Annals of Biomedical Engineering

, Volume 44, Issue 9, pp 2805–2816 | Cite as

Development and Validation of a High Anatomical Fidelity FE Model for the Buttock and Thigh of a Seated Individual

  • Rami M. A. Al-DiriniEmail author
  • Matthew P. Reed
  • Jingwen Hu
  • Dominic Thewlis


Current practices for designing new cushions for seats depend on superficial measurements, such as pressure mapping, which do not provide sufficient information about the condition of sub-dermal tissues. Finite element (FE) modelling offers a unique alternative to integrate assessment of sub-dermal tissue condition into seat/cushion design and development processes. However, the development and validation of such FE models for seated humans requires accurate representation of the anatomy and material properties, which remain challenges that are yet to be addressed. This paper presents the development and validation of a detailed 3D FE model with high anatomical fidelity of the buttock and thigh, for a specific seated subject. The developed model consisted of 28 muscles, the pelvis, sacrum, femur, and one layer of inter-muscular fat, subcutaneous fat and skin. Validation against in vivo measurements from MRI data confirmed that the FE model can simulate the deformation of soft tissues under sitting loads with an accuracy of (mean ± SD) 4.7 ± 4.4 mm. Simulation results showed that the maximum strains (compressive, shear and von-Mises) on muscles (41, 110, 79%) were higher than fat tissues (21, 62, 41%). The muscles that experienced the highest mechanical loads were the gluteus maximus, adductor magnus and muscles in the posterior aspect of the thighs (biceps femoris, semitendinosus and semimembranosus muscles). The developed FE model contributes to the progression towards bio-fidelity in modelling the human body in seated postures by providing insight into the distribution of stresses/strains in individual muscles and inter-muscular fat in the buttock and thigh of seated individuals. Industrial applications for the developed FE model include improving the design of office and household furniture, automotive and airplane seats and wheelchairs as well as customisation and assessment of sporting and medical equipment to meet individual requirements.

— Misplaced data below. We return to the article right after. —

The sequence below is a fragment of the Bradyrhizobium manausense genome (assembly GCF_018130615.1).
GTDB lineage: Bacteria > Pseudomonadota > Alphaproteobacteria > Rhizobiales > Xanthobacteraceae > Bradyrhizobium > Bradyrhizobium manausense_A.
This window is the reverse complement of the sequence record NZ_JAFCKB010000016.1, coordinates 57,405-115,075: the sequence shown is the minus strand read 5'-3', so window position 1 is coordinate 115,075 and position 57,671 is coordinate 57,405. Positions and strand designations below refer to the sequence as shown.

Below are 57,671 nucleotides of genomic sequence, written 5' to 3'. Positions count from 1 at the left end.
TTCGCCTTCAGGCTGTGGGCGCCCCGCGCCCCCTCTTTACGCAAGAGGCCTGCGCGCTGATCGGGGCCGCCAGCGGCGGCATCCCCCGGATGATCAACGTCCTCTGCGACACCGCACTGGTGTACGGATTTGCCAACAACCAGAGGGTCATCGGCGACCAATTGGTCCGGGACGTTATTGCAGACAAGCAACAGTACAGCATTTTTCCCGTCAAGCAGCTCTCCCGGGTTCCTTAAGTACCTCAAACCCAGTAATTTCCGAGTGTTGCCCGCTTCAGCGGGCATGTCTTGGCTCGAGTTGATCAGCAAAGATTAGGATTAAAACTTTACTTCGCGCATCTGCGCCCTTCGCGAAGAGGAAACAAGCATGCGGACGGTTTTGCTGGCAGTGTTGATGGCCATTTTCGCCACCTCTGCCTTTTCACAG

Sub-dermal strains Soft-tissue deformation Sitting MRI FE simulation 



AutoCRC and the Maurice de Rohan Scholarship funded this research.


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Copyright information

© Biomedical Engineering Society 2016

Authors and Affiliations

  1. 1.School of Computer Science, Engineering and MathematicsFlinders UniversityAdelaideAustralia
  2. 2.University of Michigan Transportation Research InstituteUniversity of MichiganAnn ArborUSA
  3. 3.Division of Health Sciences, Sansom Institute for Health ResearchUniversity of South AustraliaAdelaideAustralia

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